This is how an Ahrefs search might look like, when you’re looking for content ideas for your informative pages: 

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Search intent

You probably have an idea by now about the content you should be making, based on looking at the keywords and their long-tails. Now you’re ready to take your analysis to the next level. For this, all you need is Google.

Delivering relevant answers to queried questions is one of the fundamental purposes of Google. Whenever they update their algorithm, it’s usually with the aim to improve their product towards that purpose. 

This implies that the results at the top of the search rankings include content, which Google has found to be the most relevant for the user. This is good news if you aim to improve your own content for your users. You will get an idea of what type of content Google and the users alike expect, by analyzing the top results for your crucial search terms.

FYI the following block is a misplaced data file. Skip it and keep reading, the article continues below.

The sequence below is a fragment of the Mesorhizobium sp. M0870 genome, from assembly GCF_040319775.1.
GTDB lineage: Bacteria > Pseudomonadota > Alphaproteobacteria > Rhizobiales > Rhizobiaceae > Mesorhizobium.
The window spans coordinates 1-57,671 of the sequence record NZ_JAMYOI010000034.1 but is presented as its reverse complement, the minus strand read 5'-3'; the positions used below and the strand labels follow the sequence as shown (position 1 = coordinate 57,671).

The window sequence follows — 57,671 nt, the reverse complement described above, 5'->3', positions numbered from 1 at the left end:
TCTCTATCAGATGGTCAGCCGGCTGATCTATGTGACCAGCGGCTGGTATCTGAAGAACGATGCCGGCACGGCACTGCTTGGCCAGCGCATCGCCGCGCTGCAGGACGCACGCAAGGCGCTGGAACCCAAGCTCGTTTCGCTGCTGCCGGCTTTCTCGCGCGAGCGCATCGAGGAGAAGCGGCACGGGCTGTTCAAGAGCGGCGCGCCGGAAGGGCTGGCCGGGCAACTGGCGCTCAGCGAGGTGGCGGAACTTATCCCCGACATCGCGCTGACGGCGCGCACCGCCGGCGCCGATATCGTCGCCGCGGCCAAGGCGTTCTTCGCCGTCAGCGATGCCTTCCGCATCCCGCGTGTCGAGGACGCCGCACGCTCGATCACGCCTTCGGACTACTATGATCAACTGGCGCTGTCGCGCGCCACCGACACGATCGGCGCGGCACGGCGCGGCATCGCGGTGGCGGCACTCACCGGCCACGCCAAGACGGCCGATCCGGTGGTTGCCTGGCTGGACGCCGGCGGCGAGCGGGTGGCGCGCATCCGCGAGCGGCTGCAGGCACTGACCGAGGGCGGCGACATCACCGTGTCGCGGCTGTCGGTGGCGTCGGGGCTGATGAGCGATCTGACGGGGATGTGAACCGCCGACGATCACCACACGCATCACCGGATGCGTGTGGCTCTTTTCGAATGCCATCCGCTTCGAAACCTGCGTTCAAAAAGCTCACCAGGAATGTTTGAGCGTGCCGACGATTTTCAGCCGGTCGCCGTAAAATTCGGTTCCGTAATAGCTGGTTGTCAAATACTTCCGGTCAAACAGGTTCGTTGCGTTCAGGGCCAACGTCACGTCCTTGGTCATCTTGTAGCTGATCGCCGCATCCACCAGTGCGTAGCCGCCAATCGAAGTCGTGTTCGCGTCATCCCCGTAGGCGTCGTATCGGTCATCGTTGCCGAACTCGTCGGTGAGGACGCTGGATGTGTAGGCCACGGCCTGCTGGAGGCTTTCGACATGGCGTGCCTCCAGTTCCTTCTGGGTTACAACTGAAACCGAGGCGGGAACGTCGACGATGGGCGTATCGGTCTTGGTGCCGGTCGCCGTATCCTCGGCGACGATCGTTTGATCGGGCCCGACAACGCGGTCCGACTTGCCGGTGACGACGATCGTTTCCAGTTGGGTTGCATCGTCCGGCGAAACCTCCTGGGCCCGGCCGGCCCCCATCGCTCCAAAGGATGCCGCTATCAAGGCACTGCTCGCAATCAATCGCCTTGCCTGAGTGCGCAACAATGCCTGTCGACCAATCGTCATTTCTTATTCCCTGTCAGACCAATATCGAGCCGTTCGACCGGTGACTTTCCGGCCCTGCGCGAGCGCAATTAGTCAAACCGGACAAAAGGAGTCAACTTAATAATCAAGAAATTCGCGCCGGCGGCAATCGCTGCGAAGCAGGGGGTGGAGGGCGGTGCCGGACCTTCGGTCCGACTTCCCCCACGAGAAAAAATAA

Core questions to analyze: 

  • Which type of content is shown at the top? Product, service, category, or informative pages?
  • Make a list of the problems that your biggest competitors solve and how they do it.
  • Do the top pages have common denominators? Do they all have videos? Are they loaded with user-friendly visual elements? Do they provide some sort of digital tool useful for the visitor? 
  • How much text content does each page have? There is no magical number threshold you need to cross to reach the top of the rankings, but text is Google’s most important way to contextualize the content of a page. Note the word count of the competitor with the highest amount of text content. 

Essentially, this process is rooted in understanding how to collect data for keyword optimization and which tools are conducive towards the analysis. The process is adapted slightly depending on the project your analysis aims to improve.

  • Keyword optimization of existing content
  • Restructuring and/or expansion of existing content
  • Building a new website

Analysis for keyword optimization of existing content